Regan's Rumblings: Quick Takes Around the Majors

Regan's Rumblings: Quick Takes Around the Majors

This article is part of our Regan's Rumblings series.

Occasionally throughout the year, I'll take a quick stroll through every team's depth chart and let you know what is top of mind for me. It could be a prospect that's coming up, a position battle or perhaps a potential breakout guy. Here are my ramblings for this week:

NL WEST

Dodgers -Juan Uribe batted .311/.337/.440 last season, but he's now a year older and the bat looks it. Meanwhile, Alex Guerrero drove in six runs in two starts recently while Uribe was nursing another hamstring injury, and Justin Turner just had four hits in a game while Uribe got a breather. To top that off, the Dodgers have one of the game's elite hitting prospects in Corey Seager who is doing this in Double-A: .500/.488/.762 in his first 43 PA. He even played third base in a recent game, though most of his time has come at shortstop. Prediction: no Dodger third baseman gets more at-bats than Guerrero by season's end. P.S. Nice pinch-hit against the Giants from Guerrero on Tuesday.

Padres -
Will Middlebrooks has career minor-league ratios of 7.4 BB% and 25.8 K%, both of which are below average, especially for a hyped prospect. I like that he's homered three times in his first 52 PA, but a 3.8 BB% isn't going to allow him to keep his job all year. At some point, Yangervis Solarte is going to get another extended look given his hot start -- .357/.400/.571. Prediction: Solarte is the starter by May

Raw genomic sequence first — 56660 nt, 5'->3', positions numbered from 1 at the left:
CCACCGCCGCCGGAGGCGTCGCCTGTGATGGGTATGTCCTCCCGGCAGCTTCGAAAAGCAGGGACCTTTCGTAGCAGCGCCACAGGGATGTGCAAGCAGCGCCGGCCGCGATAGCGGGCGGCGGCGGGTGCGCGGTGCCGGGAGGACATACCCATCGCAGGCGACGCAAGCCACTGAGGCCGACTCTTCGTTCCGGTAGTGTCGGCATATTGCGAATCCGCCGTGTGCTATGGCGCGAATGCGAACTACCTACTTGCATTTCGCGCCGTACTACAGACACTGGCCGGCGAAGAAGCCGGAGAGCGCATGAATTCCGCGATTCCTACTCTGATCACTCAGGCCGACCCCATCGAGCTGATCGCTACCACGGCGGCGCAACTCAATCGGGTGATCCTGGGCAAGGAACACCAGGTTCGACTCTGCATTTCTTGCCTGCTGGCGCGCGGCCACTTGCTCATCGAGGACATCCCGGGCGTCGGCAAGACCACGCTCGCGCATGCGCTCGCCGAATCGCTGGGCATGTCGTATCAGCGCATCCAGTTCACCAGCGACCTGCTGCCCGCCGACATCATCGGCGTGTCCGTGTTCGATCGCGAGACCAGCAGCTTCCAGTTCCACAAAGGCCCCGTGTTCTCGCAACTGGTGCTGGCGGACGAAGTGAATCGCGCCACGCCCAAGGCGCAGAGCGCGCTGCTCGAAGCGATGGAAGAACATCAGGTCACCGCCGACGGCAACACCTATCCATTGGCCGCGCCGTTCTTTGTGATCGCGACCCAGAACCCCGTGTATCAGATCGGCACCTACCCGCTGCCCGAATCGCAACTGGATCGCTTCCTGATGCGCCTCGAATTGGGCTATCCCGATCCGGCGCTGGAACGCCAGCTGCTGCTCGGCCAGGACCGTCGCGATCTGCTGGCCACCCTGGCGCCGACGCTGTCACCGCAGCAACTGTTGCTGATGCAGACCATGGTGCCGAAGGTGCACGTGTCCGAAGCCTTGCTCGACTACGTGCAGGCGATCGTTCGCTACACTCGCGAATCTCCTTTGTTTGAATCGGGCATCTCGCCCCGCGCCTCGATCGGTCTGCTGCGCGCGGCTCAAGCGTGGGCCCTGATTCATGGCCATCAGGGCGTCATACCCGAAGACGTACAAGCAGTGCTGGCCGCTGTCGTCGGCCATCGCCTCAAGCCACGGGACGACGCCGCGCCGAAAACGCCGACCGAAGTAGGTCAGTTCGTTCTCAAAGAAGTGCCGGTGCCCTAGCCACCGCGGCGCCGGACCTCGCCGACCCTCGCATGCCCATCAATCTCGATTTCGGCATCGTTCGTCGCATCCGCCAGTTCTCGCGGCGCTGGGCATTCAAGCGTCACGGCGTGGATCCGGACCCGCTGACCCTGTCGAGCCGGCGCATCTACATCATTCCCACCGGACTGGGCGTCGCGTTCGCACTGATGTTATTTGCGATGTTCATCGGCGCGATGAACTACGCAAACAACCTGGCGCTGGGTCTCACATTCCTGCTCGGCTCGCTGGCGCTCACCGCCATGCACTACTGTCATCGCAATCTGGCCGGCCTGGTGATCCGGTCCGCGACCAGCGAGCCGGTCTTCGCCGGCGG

Occasionally throughout the year, I'll take a quick stroll through every team's depth chart and let you know what is top of mind for me. It could be a prospect that's coming up, a position battle or perhaps a potential breakout guy. Here are my ramblings for this week:

NL WEST

Dodgers -Juan Uribe batted .311/.337/.440 last season, but he's now a year older and the bat looks it. Meanwhile, Alex Guerrero drove in six runs in two starts recently while Uribe was nursing another hamstring injury, and Justin Turner just had four hits in a game while Uribe got a breather. To top that off, the Dodgers have one of the game's elite hitting prospects in Corey Seager who is doing this in Double-A: .500/.488/.762 in his first 43 PA. He even played third base in a recent game, though most of his time has come at shortstop. Prediction: no Dodger third baseman gets more at-bats than Guerrero by season's end. P.S. Nice pinch-hit against the Giants from Guerrero on Tuesday.

Padres -
Will Middlebrooks has career minor-league ratios of 7.4 BB% and 25.8 K%, both of which are below average, especially for a hyped prospect. I like that he's homered three times in his first 52 PA, but a 3.8 BB% isn't going to allow him to keep his job all year. At some point, Yangervis Solarte is going to get another extended look given his hot start -- .357/.400/.571. Prediction: Solarte is the starter by May 15 (at the latest).

Rockies -
Adam Ottavino averages 95.6 mph with his fastball, up from last year's 94.3 mph. He's also posted a decent 17.1 K/9 to go with a 1.4 BB/9, so safe to say he's locked in as the closer. Don't be shocked to see John Axford as his primary setup man by May.